The US plan to withhold some, but not all, of the money was backed by Secretary of State Rex Tillerson and Defense Secretary James Mattis, who offered it as a compromise to demands for more drastic measures by UN Ambassador Nikki Haley, officials said.
Haley wanted a complete cutoff in US money until the Palestinians resumed peace talks with Israel that have been frozen for years. But Tillerson, Mattis and others argued that ending all assistance would exacerbate instability in the Mideast, notably in Jordan, a host to hundreds of thousands of Palestinian refugees and a crucial US strategic partner.
The Palestine Liberation Organization (PLO) blamed Israeli Prime Minister Benjamin Netanyahu for the US move.
“The US Administration seems to be following Netanyahu’s instructions to gradually dismantle the one agency that was established by the international community to protect the rights of the Palestinian refugees and provide them with essential services,” said Hanan Ashrawi on behalf of the PLO Executive Committee.
“This administration is thereby targeting the most vulnerable segment of the Palestinian people and depriving the refugees of the right to education, health, shelter and a dignified life,” she said.
The PLO official too said that shaving $65 million off the US donation would destabilize the region.
“It is also creating conditions that will generate further instability throughout the region and will demonstrate that it has no compunction in targeting the innocent,” she said, adding that, “Once again the US Administration proves its complicity with the Israeli occupation.”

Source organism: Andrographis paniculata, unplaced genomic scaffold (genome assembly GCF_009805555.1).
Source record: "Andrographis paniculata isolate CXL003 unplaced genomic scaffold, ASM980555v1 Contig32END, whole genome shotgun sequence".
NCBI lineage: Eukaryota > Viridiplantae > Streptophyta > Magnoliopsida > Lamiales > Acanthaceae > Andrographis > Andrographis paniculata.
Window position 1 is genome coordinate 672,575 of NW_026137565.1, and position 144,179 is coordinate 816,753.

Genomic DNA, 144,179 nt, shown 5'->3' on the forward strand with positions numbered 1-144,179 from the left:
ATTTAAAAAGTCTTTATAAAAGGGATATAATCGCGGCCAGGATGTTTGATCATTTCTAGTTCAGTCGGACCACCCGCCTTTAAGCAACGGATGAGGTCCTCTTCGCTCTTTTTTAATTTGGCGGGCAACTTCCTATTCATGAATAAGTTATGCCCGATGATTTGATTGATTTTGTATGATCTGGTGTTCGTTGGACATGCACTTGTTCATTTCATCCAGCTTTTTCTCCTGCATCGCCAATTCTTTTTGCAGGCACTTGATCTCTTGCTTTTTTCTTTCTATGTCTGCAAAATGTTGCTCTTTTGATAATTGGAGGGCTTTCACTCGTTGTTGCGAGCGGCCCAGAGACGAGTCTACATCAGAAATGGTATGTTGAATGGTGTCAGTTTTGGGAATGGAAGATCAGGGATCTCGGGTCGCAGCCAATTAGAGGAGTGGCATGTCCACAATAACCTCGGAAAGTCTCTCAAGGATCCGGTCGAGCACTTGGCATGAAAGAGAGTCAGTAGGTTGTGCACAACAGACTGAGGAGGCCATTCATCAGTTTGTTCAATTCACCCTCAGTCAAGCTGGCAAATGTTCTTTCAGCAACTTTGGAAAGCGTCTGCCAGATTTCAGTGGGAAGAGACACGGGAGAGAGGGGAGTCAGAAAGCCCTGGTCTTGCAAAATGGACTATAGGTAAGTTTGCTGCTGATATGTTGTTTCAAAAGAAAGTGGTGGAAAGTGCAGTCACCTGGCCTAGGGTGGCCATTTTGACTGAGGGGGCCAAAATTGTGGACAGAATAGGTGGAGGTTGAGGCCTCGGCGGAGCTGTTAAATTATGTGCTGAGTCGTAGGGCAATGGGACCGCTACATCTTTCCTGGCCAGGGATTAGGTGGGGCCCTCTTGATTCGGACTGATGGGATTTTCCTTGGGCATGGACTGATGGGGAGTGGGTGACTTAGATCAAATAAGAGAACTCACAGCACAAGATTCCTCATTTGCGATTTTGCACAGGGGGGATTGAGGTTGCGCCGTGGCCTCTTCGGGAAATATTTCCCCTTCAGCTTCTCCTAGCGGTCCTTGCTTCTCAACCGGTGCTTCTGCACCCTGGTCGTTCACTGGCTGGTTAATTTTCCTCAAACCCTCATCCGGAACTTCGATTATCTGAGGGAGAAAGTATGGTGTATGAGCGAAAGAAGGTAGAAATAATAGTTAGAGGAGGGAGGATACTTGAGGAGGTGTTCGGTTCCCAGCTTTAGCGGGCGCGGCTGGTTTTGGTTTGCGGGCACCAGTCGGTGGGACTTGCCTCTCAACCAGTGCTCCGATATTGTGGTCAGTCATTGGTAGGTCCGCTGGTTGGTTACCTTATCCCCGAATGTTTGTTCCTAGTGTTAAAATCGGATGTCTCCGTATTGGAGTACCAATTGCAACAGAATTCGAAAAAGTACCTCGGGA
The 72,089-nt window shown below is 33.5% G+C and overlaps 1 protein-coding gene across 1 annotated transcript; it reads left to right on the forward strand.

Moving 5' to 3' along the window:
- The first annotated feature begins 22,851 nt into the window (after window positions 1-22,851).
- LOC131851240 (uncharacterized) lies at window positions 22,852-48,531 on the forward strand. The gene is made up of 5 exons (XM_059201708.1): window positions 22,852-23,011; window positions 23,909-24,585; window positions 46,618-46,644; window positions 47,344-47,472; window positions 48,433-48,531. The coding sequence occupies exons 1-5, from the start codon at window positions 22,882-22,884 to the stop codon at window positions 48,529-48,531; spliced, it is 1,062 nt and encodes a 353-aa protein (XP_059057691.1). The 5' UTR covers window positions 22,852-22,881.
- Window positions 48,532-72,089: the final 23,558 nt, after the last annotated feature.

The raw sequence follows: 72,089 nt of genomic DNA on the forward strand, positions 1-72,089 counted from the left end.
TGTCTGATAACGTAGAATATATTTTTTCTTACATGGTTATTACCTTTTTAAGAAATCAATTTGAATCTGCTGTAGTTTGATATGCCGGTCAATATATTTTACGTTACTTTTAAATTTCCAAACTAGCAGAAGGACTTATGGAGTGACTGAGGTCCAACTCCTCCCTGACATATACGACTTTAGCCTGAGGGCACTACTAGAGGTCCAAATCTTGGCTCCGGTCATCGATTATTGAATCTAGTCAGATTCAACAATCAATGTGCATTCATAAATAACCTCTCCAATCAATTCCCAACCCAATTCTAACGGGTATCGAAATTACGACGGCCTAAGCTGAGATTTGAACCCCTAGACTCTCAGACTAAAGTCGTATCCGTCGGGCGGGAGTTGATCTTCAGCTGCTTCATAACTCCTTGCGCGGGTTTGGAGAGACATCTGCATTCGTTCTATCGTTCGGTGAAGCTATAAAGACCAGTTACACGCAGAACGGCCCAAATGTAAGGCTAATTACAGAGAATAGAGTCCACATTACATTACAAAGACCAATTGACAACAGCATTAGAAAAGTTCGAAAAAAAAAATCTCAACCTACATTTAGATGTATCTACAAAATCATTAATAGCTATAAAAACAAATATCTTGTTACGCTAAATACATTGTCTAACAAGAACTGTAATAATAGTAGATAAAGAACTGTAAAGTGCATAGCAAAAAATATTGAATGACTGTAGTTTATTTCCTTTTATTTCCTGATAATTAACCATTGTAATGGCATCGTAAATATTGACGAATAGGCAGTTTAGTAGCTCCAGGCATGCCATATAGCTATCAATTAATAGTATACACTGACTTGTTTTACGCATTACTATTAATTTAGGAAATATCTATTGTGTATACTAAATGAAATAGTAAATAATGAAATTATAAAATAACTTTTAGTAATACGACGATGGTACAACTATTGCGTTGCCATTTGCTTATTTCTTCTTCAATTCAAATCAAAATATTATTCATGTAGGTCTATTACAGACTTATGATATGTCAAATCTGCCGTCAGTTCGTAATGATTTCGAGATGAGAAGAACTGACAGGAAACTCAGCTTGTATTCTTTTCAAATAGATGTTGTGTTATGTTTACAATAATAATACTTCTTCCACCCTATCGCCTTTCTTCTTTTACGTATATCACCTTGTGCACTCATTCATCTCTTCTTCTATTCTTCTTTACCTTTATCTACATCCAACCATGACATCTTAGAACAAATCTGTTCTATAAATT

Ashrawi also met with representatives of Germany and Norway, encouraging them and other European nations to work towards a two-state solution, recognize a Palestinian state, and increase their country’s contributions to UNRWA, the Palestinian Authority’s official news station Wafa reported.
Israel has often criticized UNRWA, accusing it of sheltering terrorists and allowing Palestinians to remain refugees even after settling in a new city or country for many generations, thus complicating a possible resolution to the Israeli-Palestinian conflict.
The US decision was applauded on Tuesday by Israel’s ambassador to the United Nations and some ministers.
Israeli envoy Danny Danon argued that UNRWA misuses humanitarian aid to support propaganda against the Jewish state and perpetuate the Palestinians’ plight.
“It is time for this absurdity to end and for humanitarian funds to be directed towards their intended purpose: the welfare of refugees,” Danon said in a statement.
The US donated $355 million to UNWRA in 2016 and was set to make a similar contribution in this year, with the first installment to have been sent this month. But after a highly critical Jan. 2 tweet from Trump on aid to the Palestinians, the State Department had opted to wait for a formal policy decision before sending its first installment.
Trump’s tweet expressed frustration over the lack of progress in his attempts to broker peace between Israel and the Palestinians, and he pointed the finger at the Palestinians.
“We pay the Palestinians HUNDREDS OF MILLIONS OF DOLLARS a year and get no appreciation or respect,” he said. “But with the Palestinians no longer willing to talk peace, why should we make any of these massive future payments to them?”